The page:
Here's the link to this video if you have trouble viewing it on this blog:

This next video is of a man who told inspiring stories about his experiences with his neighborhood watch group during the week when things were the most challenging in Cairo.

Here's the link to this video:

Tuesday, February 22, 2011

Martyrs of Egypt's Revolution & many dead in Libya

The spark for Egypt's revolution started with this man:  Khaled Said, a 28 year old young man who was beaten to death after being pulled out of an cafe last June.  From this death came a movement triggered by a Facebook page:  We are all Khaled Said.  Here's a link to that facebook page:   Here's a New York Times article that describes more about the impact of this Facebook page which during the days of the revolution had 473,000 users.

This link takes you to a CBS article the tells more about Khaled Said's story and has a video that offers a two minute summary:
The video is narrated by, and an interview in it conducted by, CBS's news reporter Lara Logan, an excellent CBS journalist who later was covering Egypt's revolution from Tahrir Square on the night Mubarak resigned and found herself surrounded by people who thought she was an Israeli spy and ended up brutally beating and sexually assaulting her.  (Note:  From what I've heard, the use of the language 'sexual assault' in this case does not mean rape.)

Here's a video from Al Jazeera that I found online about Egypt's dead.  It was filmed before Mubarak resigned so begins with protests by mourners after the peaceful protests of Friday, January 28 turned violent.

Here are photos of some of young people who died in the revolution.  I took these photos of banners that were in Tahrir Square.  

This is the only woman I've heard about who was killed, but there may be others considering 385 people are estimated to have died.

Last Friday was a rally of more than a million people in Cairo's Tahrir Square.  The rally was to celebrate the gains of the revolution, to remind the governing forces that there are still unmet demands (like lifting the Emergency Law and releasing hundreds of people were detained for their political views or participation in the protests), and to remember those who gave their lives in the revolution.  Many of the Egyptians I saw there had this card hanging around their neck showing the photos of some of the people who died.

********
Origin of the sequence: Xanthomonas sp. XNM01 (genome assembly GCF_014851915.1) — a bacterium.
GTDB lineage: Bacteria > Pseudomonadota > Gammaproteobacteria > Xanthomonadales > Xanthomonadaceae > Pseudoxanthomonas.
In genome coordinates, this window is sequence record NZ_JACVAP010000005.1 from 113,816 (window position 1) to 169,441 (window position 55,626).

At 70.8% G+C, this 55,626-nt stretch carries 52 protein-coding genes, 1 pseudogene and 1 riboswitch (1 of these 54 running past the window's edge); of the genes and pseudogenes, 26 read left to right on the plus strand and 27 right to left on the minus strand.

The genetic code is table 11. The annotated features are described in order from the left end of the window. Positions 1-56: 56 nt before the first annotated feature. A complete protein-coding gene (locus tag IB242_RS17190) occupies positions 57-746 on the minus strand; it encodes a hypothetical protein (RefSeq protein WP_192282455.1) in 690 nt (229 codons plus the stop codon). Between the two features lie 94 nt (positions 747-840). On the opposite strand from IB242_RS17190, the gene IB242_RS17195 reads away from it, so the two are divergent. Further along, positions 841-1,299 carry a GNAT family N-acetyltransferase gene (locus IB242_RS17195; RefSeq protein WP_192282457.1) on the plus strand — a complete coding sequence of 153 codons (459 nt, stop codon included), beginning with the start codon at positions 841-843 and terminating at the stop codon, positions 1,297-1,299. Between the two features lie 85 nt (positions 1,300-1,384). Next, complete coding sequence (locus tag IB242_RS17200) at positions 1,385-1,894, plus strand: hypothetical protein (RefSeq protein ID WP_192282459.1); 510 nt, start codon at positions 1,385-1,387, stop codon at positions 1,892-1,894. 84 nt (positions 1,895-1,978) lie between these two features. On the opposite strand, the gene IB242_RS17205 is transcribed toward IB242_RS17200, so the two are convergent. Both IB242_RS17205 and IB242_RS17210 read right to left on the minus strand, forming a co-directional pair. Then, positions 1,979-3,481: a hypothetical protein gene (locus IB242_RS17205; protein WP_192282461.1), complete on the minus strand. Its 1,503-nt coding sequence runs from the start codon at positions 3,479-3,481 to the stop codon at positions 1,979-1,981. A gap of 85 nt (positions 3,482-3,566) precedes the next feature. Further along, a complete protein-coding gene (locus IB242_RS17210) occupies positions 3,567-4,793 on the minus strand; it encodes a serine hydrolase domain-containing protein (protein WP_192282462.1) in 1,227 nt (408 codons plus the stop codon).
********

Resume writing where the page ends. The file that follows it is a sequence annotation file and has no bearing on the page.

Unfortunately, I don't know anything about these young people and haven't been able to find their stories online, but work is being done to learn more about all those who died.  I spoke to an attorney from the Egyptian Center for Economic and Social Rights who said that they are in the process of investigating this issue.  He said one thing that has been coming to light is that most of the people who died were workers and were from poorer neighborhoods.   This is not surprising considering that 40% of Egyptians who live on less than $2 per day.  

Another person who died was an Egyptian Journalist, Ahmed Mohammed Mahmoud, age 36 , who was shot by a sniper when he was taking a photo of clashes with protesters in the street below from his Cairo balcony on Friday, January 28.   Here's a link to an article about this:

Here are two photos I found online of Ahmed Mohammed Mahmoud.  This first one if from Democracy Now.  Here's a link to their story about this and other events.
This second photo of the journalist with his wife:

I've thought more about what conflicting emotions many Egyptians must have:  being thrilled about the revolution but also devastated by the loss of a family member or close friend.  Also, there are still many families who have lost a family member but don't know yet whether the person is detained somewhere or dead.  It must be very hard to be surrounded by such happiness and jubilation while also feeling so much pain.

News Update for February 22:

  •         The New York Times reported that three police officers were arrested in Alexandria, Egypt’s second largest city, and accused of firing live rounds of ammunition at protesters during the violence of January 28.    Here’s the link to that article:
  •         Egypt has said it would like the European Union to forgive its debt, though no formal request has been made.
  • Britain’s David Cameron came to Cairo to meet with Egypt’s Prime Minister, Ahmed Shafik.  Cameron told the press that one of the things on his agenda to discuss was the need to lift the Emergency Law that has been in effect for 30 years.  Here’s a link to an article about this:
  •  I went to my first class of the semester at American University in Cairo.  The class was moved from the downtown campus which is in Tahrir Square to the New Cairo campus about an hour away from downtown.  About half our class is composed of students who remained in Egypt for the past month, including several Egyptians, so it was a very interesting discussion.